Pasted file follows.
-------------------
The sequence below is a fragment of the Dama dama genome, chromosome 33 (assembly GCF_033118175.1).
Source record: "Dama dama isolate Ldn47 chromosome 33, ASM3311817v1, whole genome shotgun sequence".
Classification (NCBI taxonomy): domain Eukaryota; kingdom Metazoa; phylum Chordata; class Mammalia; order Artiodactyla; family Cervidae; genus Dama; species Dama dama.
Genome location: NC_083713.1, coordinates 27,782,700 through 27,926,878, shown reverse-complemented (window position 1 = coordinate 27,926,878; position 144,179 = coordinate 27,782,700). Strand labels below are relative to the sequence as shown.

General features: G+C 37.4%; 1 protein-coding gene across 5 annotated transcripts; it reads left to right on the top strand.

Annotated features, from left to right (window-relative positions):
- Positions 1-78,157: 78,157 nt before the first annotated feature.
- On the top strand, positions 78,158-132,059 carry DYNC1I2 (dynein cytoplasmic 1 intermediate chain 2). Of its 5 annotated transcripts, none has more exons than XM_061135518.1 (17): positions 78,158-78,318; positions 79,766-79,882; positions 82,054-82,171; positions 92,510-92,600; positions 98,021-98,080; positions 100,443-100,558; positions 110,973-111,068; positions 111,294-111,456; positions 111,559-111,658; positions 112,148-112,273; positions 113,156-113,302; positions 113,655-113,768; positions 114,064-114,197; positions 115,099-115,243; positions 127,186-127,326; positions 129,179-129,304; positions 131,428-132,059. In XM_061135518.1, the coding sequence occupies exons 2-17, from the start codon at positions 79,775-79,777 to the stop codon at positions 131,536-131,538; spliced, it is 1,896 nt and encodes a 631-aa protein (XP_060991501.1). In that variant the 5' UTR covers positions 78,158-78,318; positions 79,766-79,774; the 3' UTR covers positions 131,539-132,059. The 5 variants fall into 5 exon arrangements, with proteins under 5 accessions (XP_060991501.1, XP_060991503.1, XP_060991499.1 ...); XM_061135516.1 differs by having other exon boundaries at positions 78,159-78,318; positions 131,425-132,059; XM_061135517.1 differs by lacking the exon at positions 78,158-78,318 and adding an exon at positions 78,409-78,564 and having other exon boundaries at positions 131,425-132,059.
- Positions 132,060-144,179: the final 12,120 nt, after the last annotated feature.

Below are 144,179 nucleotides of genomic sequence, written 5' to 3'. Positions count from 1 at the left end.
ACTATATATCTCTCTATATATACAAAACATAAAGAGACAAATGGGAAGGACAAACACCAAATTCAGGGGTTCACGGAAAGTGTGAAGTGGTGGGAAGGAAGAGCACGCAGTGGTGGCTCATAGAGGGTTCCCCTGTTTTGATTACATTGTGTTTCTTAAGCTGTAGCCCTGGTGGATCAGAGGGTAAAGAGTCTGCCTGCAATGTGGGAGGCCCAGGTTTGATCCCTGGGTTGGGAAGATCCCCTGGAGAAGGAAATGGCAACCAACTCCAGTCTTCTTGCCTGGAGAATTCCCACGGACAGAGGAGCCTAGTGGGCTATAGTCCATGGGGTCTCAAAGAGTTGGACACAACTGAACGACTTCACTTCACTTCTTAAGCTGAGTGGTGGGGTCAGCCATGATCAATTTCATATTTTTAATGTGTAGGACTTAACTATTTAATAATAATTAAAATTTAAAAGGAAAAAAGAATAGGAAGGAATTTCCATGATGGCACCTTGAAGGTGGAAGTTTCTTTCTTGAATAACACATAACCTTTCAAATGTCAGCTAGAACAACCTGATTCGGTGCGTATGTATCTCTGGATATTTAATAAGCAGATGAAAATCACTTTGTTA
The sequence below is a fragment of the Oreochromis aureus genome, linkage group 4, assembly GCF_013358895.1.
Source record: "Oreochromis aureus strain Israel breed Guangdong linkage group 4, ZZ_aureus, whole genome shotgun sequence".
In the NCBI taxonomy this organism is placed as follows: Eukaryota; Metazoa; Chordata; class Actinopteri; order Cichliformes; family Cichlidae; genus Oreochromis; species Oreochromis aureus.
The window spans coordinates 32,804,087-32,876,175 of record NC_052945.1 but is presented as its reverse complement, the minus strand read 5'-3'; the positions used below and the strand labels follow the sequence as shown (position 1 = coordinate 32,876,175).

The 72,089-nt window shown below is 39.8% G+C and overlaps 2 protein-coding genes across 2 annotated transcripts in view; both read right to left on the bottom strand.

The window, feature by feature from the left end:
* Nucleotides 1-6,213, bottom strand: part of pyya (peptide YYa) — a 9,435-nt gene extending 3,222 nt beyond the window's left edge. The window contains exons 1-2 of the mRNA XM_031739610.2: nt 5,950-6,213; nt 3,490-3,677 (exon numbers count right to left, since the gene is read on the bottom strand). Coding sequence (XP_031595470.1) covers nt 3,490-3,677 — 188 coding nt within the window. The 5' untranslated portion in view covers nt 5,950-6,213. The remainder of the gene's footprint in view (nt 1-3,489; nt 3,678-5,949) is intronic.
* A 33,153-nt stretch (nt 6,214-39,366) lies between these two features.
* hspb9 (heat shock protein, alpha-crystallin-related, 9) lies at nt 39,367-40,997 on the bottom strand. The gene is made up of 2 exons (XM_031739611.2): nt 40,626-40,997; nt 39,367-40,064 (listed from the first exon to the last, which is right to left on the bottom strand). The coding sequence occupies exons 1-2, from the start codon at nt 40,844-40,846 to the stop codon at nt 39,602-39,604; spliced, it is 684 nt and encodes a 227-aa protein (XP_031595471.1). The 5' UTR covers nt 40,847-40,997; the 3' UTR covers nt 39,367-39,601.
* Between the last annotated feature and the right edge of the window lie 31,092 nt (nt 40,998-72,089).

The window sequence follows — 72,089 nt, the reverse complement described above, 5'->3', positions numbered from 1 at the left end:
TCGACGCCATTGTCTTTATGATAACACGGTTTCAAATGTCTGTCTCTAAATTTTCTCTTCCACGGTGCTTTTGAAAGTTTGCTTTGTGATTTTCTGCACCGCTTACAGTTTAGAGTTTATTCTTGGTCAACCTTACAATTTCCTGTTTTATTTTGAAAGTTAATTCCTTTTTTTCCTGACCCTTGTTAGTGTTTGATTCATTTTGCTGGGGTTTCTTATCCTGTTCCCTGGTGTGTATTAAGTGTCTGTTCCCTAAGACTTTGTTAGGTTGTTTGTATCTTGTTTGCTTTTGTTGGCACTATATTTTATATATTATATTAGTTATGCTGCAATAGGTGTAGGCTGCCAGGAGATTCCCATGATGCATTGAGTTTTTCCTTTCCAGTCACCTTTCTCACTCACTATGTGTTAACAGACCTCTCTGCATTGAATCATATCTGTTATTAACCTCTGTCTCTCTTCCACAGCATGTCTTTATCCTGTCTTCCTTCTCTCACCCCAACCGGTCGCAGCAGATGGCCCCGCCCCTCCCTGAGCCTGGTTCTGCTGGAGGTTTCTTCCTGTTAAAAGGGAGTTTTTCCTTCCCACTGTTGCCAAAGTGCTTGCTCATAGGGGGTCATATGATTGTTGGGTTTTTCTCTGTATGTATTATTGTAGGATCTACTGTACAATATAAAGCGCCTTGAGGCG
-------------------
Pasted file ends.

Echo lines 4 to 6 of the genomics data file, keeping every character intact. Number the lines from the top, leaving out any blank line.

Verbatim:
Genome location: NC_083713.1, coordinates 27,782,700 through 27,926,878, shown reverse-complemented (window position 1 = coordinate 27,926,878; position 144,179 = coordinate 27,782,700). Strand labels below are relative to the sequence as shown.

General features: G+C 37.4%; 1 protein-coding gene across 5 annotated transcripts; it reads left to right on the top strand.

Annotated features, from left to right (window-relative positions):